Study: Dopamine receptors at-risk for long-haul COVID-19 victims

SPOKANE, Wash. — One of the pressing questions that was asked during the pandemic was what the long-term effects of COVID-19 were on the body, if anything?

A new study is beginning to answer that question.

The study focuses on COVID-19 long-haulers – those people who battled symptoms for weeks after the virus was out of their system.

We’ve heard about the loss or smell or taste or lung issues. This is something different.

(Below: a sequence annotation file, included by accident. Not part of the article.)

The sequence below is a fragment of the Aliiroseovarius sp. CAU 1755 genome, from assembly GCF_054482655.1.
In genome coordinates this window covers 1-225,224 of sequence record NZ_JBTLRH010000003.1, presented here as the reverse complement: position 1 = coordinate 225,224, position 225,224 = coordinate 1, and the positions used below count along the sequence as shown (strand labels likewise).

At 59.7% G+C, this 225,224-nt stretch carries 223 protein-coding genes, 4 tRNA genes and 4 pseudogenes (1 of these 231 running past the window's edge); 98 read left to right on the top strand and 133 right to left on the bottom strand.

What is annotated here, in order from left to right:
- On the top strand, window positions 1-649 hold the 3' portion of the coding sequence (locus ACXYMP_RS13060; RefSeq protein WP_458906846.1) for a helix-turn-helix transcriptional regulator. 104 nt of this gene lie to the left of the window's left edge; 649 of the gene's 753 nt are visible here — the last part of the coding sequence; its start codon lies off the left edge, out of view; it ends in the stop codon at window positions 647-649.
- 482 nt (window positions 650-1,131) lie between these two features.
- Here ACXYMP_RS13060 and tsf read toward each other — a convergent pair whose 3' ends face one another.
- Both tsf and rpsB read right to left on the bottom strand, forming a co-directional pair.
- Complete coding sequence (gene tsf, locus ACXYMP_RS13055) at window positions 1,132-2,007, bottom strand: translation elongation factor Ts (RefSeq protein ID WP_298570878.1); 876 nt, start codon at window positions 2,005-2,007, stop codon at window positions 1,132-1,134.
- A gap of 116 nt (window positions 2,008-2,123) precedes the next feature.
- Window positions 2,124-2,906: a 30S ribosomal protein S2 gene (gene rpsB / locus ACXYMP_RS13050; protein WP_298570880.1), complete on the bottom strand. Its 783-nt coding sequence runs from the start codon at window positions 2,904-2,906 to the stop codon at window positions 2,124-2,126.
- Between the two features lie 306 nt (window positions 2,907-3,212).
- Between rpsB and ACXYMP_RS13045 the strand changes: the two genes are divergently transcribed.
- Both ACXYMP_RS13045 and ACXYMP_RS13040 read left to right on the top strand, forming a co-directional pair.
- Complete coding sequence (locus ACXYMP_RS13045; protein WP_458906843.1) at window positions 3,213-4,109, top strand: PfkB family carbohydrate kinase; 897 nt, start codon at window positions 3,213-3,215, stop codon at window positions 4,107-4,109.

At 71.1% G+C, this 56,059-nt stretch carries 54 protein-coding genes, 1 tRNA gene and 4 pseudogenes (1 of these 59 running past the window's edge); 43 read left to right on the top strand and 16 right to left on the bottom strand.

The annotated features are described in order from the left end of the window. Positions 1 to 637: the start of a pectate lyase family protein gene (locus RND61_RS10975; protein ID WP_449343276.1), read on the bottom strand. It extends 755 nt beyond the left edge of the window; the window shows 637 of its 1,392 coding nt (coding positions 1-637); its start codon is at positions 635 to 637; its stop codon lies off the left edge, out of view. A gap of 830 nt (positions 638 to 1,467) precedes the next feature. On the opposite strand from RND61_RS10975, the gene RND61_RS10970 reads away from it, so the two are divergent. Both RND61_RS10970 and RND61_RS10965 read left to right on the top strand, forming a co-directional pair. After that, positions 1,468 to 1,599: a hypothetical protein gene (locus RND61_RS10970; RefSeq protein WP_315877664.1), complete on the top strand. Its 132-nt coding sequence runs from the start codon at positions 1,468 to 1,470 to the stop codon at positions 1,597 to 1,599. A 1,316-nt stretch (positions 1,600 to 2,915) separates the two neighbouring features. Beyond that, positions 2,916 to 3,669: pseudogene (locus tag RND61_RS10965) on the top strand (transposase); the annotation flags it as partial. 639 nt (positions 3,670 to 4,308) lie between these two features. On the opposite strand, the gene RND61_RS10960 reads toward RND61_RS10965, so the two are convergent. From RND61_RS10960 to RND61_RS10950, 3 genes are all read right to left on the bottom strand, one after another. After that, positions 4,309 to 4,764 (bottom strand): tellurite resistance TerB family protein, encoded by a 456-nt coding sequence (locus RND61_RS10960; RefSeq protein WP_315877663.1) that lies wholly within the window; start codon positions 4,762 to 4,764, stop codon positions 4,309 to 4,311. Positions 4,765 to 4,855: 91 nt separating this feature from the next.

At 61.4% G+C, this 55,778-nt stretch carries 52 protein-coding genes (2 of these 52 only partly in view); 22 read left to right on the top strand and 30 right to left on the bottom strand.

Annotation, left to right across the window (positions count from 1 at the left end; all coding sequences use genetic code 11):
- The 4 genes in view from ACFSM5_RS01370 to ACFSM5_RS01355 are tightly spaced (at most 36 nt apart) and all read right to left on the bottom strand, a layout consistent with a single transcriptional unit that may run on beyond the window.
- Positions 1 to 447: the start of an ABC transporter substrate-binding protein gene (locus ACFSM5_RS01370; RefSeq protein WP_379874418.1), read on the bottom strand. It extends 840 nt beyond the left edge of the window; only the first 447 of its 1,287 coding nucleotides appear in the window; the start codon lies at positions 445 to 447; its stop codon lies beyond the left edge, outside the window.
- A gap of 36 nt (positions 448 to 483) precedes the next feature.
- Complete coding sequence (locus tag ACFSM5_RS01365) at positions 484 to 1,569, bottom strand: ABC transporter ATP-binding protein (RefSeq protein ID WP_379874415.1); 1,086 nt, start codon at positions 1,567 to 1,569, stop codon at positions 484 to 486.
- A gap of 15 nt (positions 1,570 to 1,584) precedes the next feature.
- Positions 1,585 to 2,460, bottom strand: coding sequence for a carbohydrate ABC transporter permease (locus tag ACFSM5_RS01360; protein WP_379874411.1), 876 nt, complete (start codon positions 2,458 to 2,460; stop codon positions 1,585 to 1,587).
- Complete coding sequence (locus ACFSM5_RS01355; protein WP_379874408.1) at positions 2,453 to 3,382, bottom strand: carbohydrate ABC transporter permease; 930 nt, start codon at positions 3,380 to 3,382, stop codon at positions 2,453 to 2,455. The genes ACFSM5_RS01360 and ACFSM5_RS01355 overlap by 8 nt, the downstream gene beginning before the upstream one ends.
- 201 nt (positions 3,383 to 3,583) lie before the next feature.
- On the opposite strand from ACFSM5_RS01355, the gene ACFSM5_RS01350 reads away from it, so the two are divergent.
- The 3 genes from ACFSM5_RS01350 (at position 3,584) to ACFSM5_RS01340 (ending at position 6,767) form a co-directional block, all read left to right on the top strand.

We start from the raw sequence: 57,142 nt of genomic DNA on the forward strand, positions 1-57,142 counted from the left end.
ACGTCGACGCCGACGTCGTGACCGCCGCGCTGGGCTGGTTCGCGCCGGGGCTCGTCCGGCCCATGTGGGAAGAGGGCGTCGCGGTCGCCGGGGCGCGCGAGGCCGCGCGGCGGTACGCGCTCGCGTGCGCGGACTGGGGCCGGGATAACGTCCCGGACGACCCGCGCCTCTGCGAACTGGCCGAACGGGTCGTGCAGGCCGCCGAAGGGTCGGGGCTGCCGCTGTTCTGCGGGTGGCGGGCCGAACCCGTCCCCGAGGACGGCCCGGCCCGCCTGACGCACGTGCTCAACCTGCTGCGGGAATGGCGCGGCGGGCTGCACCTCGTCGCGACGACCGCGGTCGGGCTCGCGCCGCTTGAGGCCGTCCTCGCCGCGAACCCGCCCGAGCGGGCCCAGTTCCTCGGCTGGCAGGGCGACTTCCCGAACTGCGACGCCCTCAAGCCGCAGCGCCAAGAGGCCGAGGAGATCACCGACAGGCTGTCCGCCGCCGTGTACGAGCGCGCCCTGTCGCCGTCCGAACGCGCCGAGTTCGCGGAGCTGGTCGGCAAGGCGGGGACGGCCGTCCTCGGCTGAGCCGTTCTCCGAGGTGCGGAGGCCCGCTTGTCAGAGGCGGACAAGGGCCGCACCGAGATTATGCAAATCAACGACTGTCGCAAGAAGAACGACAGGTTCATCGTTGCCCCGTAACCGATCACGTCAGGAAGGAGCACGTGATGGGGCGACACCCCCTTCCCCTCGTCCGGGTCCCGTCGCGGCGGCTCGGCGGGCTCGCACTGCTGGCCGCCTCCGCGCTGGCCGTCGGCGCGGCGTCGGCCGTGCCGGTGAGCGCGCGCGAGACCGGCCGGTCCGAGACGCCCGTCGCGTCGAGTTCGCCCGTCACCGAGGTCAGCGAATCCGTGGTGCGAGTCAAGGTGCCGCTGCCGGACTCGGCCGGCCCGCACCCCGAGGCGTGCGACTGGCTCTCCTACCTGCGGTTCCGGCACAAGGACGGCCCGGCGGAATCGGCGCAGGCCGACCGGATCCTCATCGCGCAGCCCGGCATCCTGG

If you were one of the millions who was a long-hauler COVID-19 patient, the virus might have left a scar on more than just your immune system.

A new study from Columbia University, Cornell University and Sloan Kettering Cancer Center found evidence of the COVID-19 virus attacking dopamine receptors.

“Dopamine is a neurotransmitter that’s involved with our energy and our sense of pleasure,” Dr. Ken Isaacs said. “The absence of it results in sort of the opposite.”

This means feelings of anxiety or depression after a COVID-19 infection could be the direct result of COVD-19 attacking your nervous system.

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